Happy Canadian Thanksgiving! I imagine many of you are in warm kitchens preparing dinner for tonight, or relaxing after feasts you’ve already enjoyed. Having hosted Thanksgiving yesterday evening, I’m now contentedly stuffed, with a pot of turkey stock simmering on the stove and a fridge full of leftovers. For its gathering of family and friends, tables laden with harvest food, and genuine time of reflection, I love Thanksgiving.
Before I get too sappy, let me first share a meal with you. Since the sun has generously remained well into October, I took advantage of the blue sky by trekking to Steveston for breakfast.
Several readers have suggested I try Cimona Cafe, which is located just off the water on Bayview Street. They have a cozy interior, but I decided to save that for a wintery afternoon when I’ll crave cider by the fire. Though it was a little windy, I pulled on my cardigan and sat outside, happy to warm up with breakfast and the bright sun overhead.
Cimona Cafe offers standard restaurant fare: sandwiches, soups, wraps, burgers, pastas, a few entrees, dessert, hot drinks, and breakfast every day until 3pm (all day on Sundays). I ordered the Bacon Eggs Benedict with hashbrowns ($8.49), and one slice of French toast ($2.99), just to try something sweet.
My order arrived quickly, and I started with the benny. It wasn’t fancy, but pretty good. The eggs were poached properly (bright yolks poured out as I cut into them) and the generous portion of bacon was chewy and satisfying.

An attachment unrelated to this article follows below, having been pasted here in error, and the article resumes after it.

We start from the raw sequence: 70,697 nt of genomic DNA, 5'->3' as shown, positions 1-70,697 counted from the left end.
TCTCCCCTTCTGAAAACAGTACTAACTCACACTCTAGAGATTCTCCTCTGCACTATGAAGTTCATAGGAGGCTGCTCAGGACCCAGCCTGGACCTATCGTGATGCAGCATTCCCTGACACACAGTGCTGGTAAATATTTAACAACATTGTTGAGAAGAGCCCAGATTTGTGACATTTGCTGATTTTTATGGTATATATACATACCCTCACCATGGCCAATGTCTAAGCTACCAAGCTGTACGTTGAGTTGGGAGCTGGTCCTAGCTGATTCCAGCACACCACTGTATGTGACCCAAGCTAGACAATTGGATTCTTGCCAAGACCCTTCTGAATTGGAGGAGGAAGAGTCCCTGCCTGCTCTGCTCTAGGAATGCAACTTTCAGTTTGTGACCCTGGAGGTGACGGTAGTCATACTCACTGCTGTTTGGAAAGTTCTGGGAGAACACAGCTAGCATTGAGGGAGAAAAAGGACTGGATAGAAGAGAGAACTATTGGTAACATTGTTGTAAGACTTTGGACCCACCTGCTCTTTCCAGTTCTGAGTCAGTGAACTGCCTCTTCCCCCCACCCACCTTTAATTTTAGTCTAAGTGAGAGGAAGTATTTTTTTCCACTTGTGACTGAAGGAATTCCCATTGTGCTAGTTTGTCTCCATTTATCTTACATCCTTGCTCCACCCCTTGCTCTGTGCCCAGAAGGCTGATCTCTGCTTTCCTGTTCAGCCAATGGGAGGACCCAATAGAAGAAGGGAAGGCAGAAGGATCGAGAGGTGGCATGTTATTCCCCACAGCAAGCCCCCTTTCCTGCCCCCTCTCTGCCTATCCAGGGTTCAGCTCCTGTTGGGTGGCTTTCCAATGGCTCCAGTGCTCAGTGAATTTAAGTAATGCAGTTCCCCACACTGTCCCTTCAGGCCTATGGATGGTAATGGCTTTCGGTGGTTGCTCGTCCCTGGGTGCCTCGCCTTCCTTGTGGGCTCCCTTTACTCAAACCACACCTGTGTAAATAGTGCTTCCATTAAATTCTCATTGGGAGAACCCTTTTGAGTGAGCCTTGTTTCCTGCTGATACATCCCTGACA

I would have preferred the hollandaise to be saltier, but the crispy chunks of potato were well-seasoned. It was a basic, wholesome, and filling plate. Not bad at all.
The French toast was a disappointment – it was just a thick slice of white sandwich bread, battered lightly on the outside and dry on the inside. It didn’t taste bad, but it didn’t taste sweet, eggy, or substantial either.
While I wouldn’t recommend the French toast, I would get another bacon benny on Cimona’s patio. I have to say the service was lovely;I felt fully welcomed, and as I paid my bill, the server called me “honey.” I always find that endearing.
She made my day a little sweeter with her kindness, and for that I am always thankful. After breakfast I wandered over to the Market at Papi’s and discovered pumpkin cheesecake in their dessert case. Then, well, my day was really made.
It was like eating forkfuls of Autumn; smooth, rich, golden, and spiced, with a layer of cream cheese on top and a gingery biscuit crust on the bottom. Pumpkin pie isn’t really my thing, but pumpkin cheesecake most certainly is. As I left the market, I came across this scarecrow on the sidewalk. People are so clever.
Last night I celebrated Thanksgiving with a family of friends. My roommate and I cooked the turkey and fixins’, with lovely contributions of baked brie, roasted squash, salads, and wine from everyone else.
We made pies (apple, apple/apricot/almond/brandy, and a little cherry one), enough sourdough bread stuffing to last us a week, broccoli cheese casserole (an Anderson family Thanksgiving essential), spiced cranberry sauce, a huge pot of buttery mashed potatoes, and roasted a 12 pound turkey.
I love spending time in the kitchen preparing food for friends, and yesterday reminded me of why I spent four summers in the bush cooking for treeplanters. Hours spent listening to music while chopping, stirring, rolling, tasting, and mashing make me practically euphoric. Add to that an evening around the table with friends – the kind who don’t judge you for undoing your pants because you’re so full – and there you have it, my happy place. I could write a novel’s worth of things for which I am thankful, but a Thanksgiving feast sums up the basics very well; plentiful food and drink, a warm home, the luxury of having time to relax, and enjoying that time with the finest of people.
Oh, and pie. I am also very thankful for leftover pie.
Cash and cards accepted
Vegetarian options available